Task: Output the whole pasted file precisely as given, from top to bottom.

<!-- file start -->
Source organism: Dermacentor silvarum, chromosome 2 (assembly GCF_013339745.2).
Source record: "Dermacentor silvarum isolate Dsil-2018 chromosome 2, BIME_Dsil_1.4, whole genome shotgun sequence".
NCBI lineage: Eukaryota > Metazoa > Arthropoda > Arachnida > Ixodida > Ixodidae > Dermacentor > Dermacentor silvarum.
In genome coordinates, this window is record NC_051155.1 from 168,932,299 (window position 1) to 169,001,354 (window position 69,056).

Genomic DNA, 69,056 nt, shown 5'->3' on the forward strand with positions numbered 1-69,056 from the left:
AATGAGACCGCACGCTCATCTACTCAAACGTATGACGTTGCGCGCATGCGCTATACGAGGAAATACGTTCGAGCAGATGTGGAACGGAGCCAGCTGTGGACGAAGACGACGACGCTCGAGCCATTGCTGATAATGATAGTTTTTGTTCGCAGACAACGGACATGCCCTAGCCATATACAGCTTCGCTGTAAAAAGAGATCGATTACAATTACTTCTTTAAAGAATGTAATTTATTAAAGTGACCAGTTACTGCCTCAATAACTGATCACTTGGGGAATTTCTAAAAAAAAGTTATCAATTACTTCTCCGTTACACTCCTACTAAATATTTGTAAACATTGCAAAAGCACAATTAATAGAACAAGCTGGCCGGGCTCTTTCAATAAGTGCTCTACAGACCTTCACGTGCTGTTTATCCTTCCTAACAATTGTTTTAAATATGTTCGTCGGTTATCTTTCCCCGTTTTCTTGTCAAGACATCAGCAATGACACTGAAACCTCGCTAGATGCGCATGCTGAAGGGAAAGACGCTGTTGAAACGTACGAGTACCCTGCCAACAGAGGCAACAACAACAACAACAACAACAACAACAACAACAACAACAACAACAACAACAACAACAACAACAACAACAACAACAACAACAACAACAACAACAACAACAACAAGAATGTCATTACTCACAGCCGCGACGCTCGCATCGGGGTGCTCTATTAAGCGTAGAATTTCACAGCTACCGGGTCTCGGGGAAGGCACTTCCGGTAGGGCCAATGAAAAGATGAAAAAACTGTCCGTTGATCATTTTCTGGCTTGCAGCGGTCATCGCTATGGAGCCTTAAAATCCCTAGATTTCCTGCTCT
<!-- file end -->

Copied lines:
Source organism: Dermacentor silvarum, chromosome 2 (assembly GCF_013339745.2).
Source record: "Dermacentor silvarum isolate Dsil-2018 chromosome 2, BIME_Dsil_1.4, whole genome shotgun sequence".
NCBI lineage: Eukaryota > Metazoa > Arthropoda > Arachnida > Ixodida > Ixodidae > Dermacentor > Dermacentor silvarum.
In genome coordinates, this window is record NC_051155.1 from 168,932,299 (window position 1) to 169,001,354 (window position 69,056).

Genomic DNA, 69,056 nt, shown 5'->3' on the forward strand with positions numbered 1-69,056 from the left:
AATGAGACCGCACGCTCATCTACTCAAACGTATGACGTTGCGCGCATGCGCTATACGAGGAAATACGTTCGAGCAGATGTGGAACGGAGCCAGCTGTGGACGAAGACGACGACGCTCGAGCCATTGCTGATAATGATAGTTTTTGTTCGCAGACAACGGACATGCCCTAGCCATATACAGCTTCGCTGTAAAAAGAGATCGATTACAATTACTTCTTTAAAGAATGTAATTTATTAAAGTGACCAGTTACTGCCTCAATAACTGATCACTTGGGGAATTTCTAAAAAAAAGTTATCAATTACTTCTCCGTTACACTCCTACTAAATATTTGTAAACATTGCAAAAGCACAATTAATAGAACAAGCTGGCCGGGCTCTTTCAATAAGTGCTCTACAGACCTTCACGTGCTGTTTATCCTTCCTAACAATTGTTTTAAATATGTTCGTCGGTTATCTTTCCCCGTTTTCTTGTCAAGACATCAGCAATGACACTGAAACCTCGCTAGATGCGCATGCTGAAGGGAAAGACGCTGTTGAAACGTACGAGTACCCTGCCAACAGAGGCAACAACAACAACAACAACAACAACAACAACAACAACAACAACAACAACAACAACAACAACAACAACAACAACAACAACAACAACAACAACAACAACAACAACAAGAATGTCATTACTCACAGCCGCGACGCTCGCATCGGGGTGCTCTATTAAGCGTAGAATTTCACAGCTACCGGGTCTCGGGGAAGGCACTTCCGGTAGGGCCAATGAAAAGATGAAAAAACTGTCCGTTGATCATTTTCTGGCTTGCAGCGGTCATCGCTATGGAGCCTTAAAATCCCTAGATTTCCTGCTCT